Appeal from a judgment of the District Court of Nassau County, Fourth District (Norman Janowitz, J.), entered October 23, 2008. The judgment, after a non-jury trial, awarded plaintiff the principal sum of $5,000.
Published by New York State Law Reporting Bureau pursuant to Judiciary Law § 431.
This opinion is uncorrected and subject to revision before publication in the printed Miscellaneous Reports.
PRESENT: TANENBAUM, J.P., MOLIA and IANNACCI, JJ
ORDERED that the judgment is reversed without costs and the action is dismissed.
Plaintiff commenced this small claims action to recover $5,000 in damages after plaintiff's camper was allegedly ruined while stored at defendant's facility. Plaintiff attributed the damage to vandalism. After a non-jury trial, the District Court found that the damage to plaintiff's camper was the result of defendant's negligence and awarded plaintiff the principal sum of $5,000. Defendant appeals.
We find that substantial justice was not done between the parties according to the rules and principles of substantive law (UDCA 1807). The lease agreement between the parties stated that defendant, a self-service storage facility (see Lien Law § 182), is not a warehouse. It also contained several exculpatory clauses, including a clause stating that defendant is not responsible for any personal property stored by plaintiff. Under the facts presented, the provisions of the Uniform Commercial Code, including § 7-204 thereof, which provides that a warehouseman is responsible for negligent damage to goods in his custody and sets forth the sole manner in which a warehouse owner may properly limit his liability, do not apply (see Lien Law § 182 [a]). Moreover, plaintiff has not demonstrated that the damage to his camper, which he attributed to vandalism, was the result of defendant's willful or grossly negligent acts, in which case the exculpatory clauses would not be enforced (see Kalisch-Jarcho, Inc. v City of New York, 58 NY2d 377, 384-385 ). Under these circumstances, there was no basis for the District Court's determination of liability. Accordingly, the judgment is reversed and the action is dismissed.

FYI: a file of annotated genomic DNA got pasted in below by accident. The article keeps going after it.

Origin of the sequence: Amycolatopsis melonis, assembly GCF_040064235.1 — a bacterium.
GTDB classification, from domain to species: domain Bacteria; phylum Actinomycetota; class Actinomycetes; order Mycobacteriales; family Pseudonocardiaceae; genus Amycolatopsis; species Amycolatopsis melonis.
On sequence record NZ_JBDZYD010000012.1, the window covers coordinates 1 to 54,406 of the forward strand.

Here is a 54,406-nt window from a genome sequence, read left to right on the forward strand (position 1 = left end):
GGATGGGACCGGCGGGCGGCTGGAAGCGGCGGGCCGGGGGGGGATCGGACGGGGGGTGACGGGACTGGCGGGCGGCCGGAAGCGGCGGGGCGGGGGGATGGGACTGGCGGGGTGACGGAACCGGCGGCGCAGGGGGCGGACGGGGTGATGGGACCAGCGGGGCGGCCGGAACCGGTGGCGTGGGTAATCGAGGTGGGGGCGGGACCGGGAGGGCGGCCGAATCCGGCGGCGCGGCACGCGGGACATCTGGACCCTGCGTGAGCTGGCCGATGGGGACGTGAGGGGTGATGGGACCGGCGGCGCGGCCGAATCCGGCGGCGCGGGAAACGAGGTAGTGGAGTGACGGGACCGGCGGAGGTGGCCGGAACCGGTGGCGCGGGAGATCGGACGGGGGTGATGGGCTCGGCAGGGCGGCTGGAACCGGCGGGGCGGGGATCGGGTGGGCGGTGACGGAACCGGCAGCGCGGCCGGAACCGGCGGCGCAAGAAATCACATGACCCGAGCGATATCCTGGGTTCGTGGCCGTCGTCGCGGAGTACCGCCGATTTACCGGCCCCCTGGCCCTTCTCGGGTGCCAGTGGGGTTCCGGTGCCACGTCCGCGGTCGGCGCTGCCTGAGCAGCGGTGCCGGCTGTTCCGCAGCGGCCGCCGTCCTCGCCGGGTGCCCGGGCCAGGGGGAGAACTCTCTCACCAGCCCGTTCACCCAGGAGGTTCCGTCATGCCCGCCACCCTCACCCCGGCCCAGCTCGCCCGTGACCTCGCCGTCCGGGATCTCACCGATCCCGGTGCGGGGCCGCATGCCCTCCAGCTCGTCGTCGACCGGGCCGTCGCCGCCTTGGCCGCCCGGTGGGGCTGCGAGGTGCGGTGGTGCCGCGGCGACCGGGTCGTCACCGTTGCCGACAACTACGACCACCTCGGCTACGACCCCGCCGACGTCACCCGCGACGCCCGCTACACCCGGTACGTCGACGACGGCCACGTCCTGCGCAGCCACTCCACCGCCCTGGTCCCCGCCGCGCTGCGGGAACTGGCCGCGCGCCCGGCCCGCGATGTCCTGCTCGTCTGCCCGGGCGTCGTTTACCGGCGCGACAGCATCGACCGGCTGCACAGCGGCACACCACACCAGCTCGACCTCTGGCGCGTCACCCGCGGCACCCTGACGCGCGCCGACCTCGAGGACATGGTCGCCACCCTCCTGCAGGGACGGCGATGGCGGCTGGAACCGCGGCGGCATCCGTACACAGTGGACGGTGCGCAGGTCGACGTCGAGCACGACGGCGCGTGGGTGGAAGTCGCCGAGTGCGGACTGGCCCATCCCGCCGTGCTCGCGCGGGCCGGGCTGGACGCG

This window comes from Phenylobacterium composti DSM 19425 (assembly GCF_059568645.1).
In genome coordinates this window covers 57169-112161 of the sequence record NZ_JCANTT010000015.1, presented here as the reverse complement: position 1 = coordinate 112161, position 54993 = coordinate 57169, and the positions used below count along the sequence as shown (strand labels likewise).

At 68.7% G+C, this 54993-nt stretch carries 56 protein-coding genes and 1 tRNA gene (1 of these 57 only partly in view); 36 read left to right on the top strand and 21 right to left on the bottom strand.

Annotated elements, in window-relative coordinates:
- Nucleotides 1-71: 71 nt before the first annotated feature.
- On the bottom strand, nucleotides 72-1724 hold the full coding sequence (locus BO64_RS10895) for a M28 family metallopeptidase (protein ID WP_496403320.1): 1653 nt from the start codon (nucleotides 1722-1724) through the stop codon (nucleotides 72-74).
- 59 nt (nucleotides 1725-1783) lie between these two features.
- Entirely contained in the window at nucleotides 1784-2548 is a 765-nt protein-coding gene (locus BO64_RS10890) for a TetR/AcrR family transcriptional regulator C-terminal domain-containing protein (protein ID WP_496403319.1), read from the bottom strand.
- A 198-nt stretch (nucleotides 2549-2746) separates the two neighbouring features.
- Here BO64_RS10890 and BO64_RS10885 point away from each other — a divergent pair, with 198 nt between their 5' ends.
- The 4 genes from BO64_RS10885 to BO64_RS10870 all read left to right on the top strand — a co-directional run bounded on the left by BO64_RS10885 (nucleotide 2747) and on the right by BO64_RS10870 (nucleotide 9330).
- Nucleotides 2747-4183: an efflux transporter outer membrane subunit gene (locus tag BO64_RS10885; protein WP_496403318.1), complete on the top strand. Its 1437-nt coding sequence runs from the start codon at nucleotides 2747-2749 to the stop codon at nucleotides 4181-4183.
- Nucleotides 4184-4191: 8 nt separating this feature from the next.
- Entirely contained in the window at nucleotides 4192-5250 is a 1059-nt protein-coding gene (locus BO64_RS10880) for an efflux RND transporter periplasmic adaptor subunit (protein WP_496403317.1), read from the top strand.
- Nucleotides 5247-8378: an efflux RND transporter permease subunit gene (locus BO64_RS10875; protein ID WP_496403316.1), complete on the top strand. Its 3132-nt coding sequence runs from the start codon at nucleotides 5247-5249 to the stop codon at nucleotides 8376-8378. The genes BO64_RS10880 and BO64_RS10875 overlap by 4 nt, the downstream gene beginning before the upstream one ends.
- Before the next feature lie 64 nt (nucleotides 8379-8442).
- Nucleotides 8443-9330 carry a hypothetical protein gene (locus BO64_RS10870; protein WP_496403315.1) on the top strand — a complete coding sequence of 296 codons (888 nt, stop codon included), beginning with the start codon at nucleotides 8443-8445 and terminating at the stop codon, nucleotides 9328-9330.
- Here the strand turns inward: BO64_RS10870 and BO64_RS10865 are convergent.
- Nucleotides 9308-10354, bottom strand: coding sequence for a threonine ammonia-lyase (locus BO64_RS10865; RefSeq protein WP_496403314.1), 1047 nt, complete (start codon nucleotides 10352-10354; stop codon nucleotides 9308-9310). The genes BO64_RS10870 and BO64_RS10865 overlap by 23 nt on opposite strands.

Tanenbaum, J.P., Molia and Iannacci, JJ., concur.
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